Skip to main content
Open Access Publications from the University of California

UC Riverside

UC Riverside Electronic Theses and Dissertations bannerUC Riverside

Development of High-Capacity and Long Cycle-Life Electrodes for Next-Generation Lithium-Ion Batteries

  • Author(s): Zerrin, Taner
  • Advisor(s): Ozkan, Cengiz S
  • Ozkan, Mihrimah
  • et al.

Development of next-generation lithium-ion battery (LIB) systems is crucial not only to keep pace with the advancements in portable electronics applications and electric/hybrid vehicles, but also to decrease the consumption of fossil fuel and reduce its adverse effects on the climate towards a more sustainable society. Traditional LIBs with graphite anode and lithium metal oxide cathodes have reached their limits to meet the demands of fast developments in applications that require high storage capacities and energy densities. Herein, this dissertation explored new methods of electrode synthesis by using abundant and environmentally friendly elements such as sulfur and silicon for the development of next-generation LIB electrodes. Modification of traditional electrode materials to increase the capacity and electrochemical performance was also studied. Presented methods include the synthesis of sulfur electrodes using different active material loadings and various carbon types, and the application of thin film coatings and carbonized interlayers for lithium-sulfur cells. TiO2 coated sulfur electrodes prepared by magnetron sputtering technique showed promise by delivering a reversible use of long-chain polysulfides, representing a more efficient active material utilization compared to the reference sulfur electrodes. Consequently, 40% capacity improvement was achieved at 0.1 C rate for the TiO2 coated porous carbon-composite electrode. Detailed capacity fade analysis in lithium-sulfur cells revealed that the electrolyte-to-sulfur ratio has a big influence on the battery performance, and that an optimal amount of electrolyte is needed to achieve good electrochemical performance. Furthermore, the effect of the conditioning method on a sulfur-silicon full cell was studied in order to maximize the battery performance. In addition, surface modification of LiCoO2 cathode was introduced to increase the capacity of the electrode for high-voltage operations. Coating the electrode surface delivered an improved Coulombic efficiency, indicating suppressed parasitic reactions at the electrode-electrolyte interface. Analytical materials and electrochemical characterization of the battery electrodes were performed using a variety of techniques such as TGA, SEM, EDS, TEM, Raman, EIS, CV and GITT. Challenges and possible solutions related with various electrode chemistries were presented.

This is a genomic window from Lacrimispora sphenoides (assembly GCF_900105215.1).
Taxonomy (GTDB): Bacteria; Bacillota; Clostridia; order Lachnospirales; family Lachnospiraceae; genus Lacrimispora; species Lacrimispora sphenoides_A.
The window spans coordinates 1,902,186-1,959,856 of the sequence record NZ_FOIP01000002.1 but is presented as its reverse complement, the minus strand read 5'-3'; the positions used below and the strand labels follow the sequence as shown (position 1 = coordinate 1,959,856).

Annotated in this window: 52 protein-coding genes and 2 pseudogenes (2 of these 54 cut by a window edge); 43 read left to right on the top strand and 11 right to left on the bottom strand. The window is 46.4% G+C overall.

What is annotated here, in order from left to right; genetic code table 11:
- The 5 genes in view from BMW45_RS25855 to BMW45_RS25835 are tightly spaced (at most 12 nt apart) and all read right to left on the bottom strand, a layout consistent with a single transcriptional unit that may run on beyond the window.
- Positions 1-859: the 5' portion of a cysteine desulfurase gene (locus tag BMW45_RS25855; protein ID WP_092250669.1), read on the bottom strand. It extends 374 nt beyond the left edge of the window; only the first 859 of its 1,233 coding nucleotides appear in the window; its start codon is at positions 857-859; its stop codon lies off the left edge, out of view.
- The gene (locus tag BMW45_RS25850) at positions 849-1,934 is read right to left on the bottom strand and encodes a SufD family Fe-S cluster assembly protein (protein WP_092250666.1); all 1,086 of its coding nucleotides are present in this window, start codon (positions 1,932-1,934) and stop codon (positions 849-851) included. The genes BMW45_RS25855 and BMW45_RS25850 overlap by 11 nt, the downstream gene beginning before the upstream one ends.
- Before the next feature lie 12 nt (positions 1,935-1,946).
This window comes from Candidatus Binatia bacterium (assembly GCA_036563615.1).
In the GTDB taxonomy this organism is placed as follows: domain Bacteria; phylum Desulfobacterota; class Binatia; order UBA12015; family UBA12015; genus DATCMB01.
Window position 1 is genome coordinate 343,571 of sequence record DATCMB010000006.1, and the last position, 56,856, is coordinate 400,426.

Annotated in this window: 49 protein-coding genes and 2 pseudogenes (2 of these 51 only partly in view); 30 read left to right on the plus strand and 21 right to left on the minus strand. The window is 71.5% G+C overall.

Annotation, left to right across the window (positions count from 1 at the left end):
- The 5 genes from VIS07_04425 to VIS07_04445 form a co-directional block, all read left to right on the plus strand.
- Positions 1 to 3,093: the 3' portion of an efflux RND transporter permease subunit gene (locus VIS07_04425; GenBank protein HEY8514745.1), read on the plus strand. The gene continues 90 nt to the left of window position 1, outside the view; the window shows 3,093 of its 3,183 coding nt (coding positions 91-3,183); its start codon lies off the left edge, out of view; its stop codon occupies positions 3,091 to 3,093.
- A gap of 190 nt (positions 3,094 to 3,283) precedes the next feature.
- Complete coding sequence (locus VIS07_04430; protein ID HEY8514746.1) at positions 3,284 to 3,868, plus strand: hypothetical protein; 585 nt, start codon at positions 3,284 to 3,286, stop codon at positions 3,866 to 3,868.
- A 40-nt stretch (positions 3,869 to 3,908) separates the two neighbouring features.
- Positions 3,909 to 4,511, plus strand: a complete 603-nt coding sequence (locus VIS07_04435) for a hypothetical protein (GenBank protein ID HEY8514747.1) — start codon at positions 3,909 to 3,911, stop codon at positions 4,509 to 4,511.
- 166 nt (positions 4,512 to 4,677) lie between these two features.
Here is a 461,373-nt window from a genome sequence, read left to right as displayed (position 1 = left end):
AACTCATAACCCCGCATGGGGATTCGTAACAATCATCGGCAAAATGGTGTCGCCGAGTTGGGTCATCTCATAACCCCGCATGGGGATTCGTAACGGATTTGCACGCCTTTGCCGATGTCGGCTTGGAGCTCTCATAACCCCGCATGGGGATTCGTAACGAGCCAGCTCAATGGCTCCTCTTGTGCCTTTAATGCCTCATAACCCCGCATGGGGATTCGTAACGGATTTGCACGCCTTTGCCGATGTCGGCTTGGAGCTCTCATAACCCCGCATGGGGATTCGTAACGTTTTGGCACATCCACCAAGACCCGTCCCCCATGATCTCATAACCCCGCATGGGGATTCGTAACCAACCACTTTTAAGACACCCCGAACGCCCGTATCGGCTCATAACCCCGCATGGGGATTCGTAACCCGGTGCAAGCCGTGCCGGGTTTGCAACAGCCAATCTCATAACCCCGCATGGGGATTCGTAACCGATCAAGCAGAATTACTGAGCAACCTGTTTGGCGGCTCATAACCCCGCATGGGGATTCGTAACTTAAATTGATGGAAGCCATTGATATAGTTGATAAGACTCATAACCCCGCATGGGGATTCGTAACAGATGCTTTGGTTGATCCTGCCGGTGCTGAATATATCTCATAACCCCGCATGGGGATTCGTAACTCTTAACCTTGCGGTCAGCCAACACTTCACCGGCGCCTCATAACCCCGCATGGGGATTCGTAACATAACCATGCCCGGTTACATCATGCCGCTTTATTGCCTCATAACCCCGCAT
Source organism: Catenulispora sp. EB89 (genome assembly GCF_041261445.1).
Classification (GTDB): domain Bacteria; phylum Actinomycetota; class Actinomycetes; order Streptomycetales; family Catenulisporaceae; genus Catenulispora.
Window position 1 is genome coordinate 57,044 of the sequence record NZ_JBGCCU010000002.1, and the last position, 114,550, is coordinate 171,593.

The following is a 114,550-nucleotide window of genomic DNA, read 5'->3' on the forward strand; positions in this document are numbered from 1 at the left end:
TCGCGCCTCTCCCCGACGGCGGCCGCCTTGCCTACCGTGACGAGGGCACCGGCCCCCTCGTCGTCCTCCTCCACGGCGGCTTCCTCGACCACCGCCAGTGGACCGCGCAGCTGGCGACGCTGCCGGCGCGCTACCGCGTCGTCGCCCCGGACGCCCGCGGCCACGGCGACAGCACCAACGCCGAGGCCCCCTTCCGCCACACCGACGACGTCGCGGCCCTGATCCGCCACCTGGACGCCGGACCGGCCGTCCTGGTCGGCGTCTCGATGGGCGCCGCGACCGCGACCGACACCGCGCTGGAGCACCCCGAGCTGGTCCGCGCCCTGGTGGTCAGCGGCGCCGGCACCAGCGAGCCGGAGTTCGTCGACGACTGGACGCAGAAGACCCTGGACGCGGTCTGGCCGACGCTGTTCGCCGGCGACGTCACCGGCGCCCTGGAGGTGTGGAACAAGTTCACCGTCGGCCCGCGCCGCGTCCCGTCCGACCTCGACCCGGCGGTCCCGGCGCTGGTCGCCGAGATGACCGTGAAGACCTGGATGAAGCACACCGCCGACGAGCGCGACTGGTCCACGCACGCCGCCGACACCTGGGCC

Main Content
Current View